Olympic Medal Winners Bouquet London 2012
I have been captivated by the Olympic Games since the opening ceremony. I rarely watch sport but I have been glued to either the coverage on TV, Radio 5 Live or Twitter. The Olympic Committee and Team GB have done an amazing job, and its not over yet!
The only questions that keep reoccurring on twitter with (dare I say it?) maybe a slightly negative vibe, are about the bouquets…. Why are they small? What’s with the colour’s? Are they British flowers?
Love them or hate them, everyone has an opinion. So I thought I’d delve further and find out more details so you can make a informed decision about them…..
The Design Brief -
- British flowers
- Size 20cm x 25cm
- Strong visual impact
- Refelect the energy of London 2012
- Hardy varieties (to withstand varying temperatures and handling by non experts)
The Design Story -
The Victory Bouquet was designed by the creative director of Jane Packer – Susan Lapworth.
- The bouquet is sectioned into quadrants of bold colour to mirror the 2012 logo. These are separated by British food ingredients & herbs to provide an eclectic fragrance.
- The bouquet is pointed not domed so the flowers can be seen when held aloft by the winners.
3 x Pink Rose – Aqua
3 x Yellow Rose – Illios
3 x Orange Rose – Marie Claire
3 x Green Rose – Wimbledon
60 x stems English Lavender, 10 x Rosemary, 10 x Apple Mint and 10 x Wheat
We chose a bright and vibrant colour theme that not only reflects the colours used in the 2012 logo but also throughout the London 2012 games. This vivid combination creates visual impact, which will also enhance the athlete’s moment of victory.
The Suppliers & Growers
The key aim in the design of the bouquet was that the ingredients were grown in the UK. This was achieved with assistance from Landgard UK, providing the glass houses under which the components of the bouquets are grown. The roses were grown by Chessum Roses in Sussex, Mint and Rosemary by Landgard UK also in Sussex, Lavender by Long Barn in Hampshire, Wheat by Shropshire Petals.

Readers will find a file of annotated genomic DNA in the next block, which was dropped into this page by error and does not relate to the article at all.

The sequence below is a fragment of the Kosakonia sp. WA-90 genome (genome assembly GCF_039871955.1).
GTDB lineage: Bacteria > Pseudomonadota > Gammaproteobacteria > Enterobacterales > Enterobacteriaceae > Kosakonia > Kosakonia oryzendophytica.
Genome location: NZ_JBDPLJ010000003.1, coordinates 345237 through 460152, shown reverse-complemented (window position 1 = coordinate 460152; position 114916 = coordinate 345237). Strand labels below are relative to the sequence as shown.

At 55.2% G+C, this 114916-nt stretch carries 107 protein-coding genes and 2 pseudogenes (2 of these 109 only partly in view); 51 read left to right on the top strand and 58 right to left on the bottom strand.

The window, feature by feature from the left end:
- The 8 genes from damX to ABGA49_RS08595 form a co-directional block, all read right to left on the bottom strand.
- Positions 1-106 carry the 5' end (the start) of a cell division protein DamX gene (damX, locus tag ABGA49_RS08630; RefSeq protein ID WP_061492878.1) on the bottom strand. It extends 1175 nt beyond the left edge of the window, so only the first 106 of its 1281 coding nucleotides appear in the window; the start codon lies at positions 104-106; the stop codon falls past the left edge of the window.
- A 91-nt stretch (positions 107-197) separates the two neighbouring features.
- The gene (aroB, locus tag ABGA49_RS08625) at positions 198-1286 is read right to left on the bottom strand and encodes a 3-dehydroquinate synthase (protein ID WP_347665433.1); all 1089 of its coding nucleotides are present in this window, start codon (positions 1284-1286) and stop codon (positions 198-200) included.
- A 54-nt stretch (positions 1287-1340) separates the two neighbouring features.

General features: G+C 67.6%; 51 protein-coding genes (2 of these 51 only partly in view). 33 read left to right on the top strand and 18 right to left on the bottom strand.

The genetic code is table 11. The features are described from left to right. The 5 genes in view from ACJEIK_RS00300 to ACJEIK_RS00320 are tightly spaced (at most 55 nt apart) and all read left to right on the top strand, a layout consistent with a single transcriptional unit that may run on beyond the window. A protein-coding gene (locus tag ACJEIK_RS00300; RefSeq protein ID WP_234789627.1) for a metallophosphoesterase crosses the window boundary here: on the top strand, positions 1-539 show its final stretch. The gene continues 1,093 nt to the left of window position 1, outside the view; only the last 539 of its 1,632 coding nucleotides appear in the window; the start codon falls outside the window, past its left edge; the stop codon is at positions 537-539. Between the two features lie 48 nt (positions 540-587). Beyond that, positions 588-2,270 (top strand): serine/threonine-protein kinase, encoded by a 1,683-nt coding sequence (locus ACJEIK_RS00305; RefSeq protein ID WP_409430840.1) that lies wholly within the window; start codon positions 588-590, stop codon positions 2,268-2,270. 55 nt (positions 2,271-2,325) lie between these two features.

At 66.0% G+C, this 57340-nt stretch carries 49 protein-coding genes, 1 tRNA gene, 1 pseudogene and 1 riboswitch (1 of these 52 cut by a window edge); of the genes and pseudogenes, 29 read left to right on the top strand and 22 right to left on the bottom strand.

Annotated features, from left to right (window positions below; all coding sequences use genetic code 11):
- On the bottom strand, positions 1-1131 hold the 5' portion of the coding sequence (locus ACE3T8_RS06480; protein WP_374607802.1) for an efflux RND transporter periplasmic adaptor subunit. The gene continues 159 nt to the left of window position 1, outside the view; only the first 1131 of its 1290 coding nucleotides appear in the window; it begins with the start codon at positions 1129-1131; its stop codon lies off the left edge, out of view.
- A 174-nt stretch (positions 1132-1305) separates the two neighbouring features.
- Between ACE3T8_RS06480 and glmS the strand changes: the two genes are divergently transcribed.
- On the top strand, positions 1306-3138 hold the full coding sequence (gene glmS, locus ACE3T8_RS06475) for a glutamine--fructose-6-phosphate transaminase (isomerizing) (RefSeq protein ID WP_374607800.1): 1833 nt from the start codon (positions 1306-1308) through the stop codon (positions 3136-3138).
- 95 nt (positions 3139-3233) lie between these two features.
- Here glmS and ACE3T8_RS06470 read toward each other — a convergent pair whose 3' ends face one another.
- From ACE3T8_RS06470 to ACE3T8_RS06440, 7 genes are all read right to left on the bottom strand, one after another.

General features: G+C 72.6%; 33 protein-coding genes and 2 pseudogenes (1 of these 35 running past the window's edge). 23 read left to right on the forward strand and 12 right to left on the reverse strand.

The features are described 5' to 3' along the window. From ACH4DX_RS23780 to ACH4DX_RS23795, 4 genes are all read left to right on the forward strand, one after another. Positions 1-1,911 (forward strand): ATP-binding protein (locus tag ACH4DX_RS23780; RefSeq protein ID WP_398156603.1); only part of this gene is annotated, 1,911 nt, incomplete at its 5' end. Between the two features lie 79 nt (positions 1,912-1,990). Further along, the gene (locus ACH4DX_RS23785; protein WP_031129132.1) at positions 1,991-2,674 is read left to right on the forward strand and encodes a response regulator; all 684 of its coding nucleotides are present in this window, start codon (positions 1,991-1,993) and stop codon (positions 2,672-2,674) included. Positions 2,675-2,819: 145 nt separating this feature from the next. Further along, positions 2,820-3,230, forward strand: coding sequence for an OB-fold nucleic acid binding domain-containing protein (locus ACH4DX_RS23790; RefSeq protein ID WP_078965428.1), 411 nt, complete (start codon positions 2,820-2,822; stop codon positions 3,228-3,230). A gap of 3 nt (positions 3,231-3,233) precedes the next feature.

We have chosen British grown herbs, lavender, apple mint and rosemary. These provide an eclectic fragrance which is important to enhance the ‘moment’ of triumph for the athlete. Along with these herbs, we have included wheat, a source of energy, to reflect the ‘energy lines’ of the London 2012 theme that has been an influence throughout the design process.
A total number of 4800 bouquets would be required for London 2012 and the Paralympic Games. (Each bouquet has 12 roses – that’s 57,600 roses in total!) So once the flowers have been sourced, how do you create and supply over 1000 bouquets a day?…..
Partner Colleges -
Jane Packer partnered with colleges whose floristry students are assisting in the creation of The Victory Bouquets, including Writtle College in Essex, Bexley Adult College in Kent, and King Maurward in Dorset.
It was important to us that as part of our commitment to the UK floristry community, we involved the educational establishments that provide us with high calibre graduates that help develop our business. It also means that the wider floristry community is involved in the exciting opportunities that LONDON 2012 brings.
So what ever your thoughts are on The Victory Bouquets you have to admire the amount of creativity, effort and work put into these bouquets by so many British florists, students, suppliers and growers. Also it is a fitting tribute to Jane Packer who you may know sadly passed away last year, she was ground breaking in her approach to floristry and helped take British floristry to a higher level.
All I can say, is I love them, more so now that I know the provenance of the bouquets……go Team GB! All 60 million of us! #ProudToBeBritish!
kind regardskat x p.s remember you can keep in touch with me between blog posts on Facebook and Twitter Image credits: Jane Packer, The Telegraph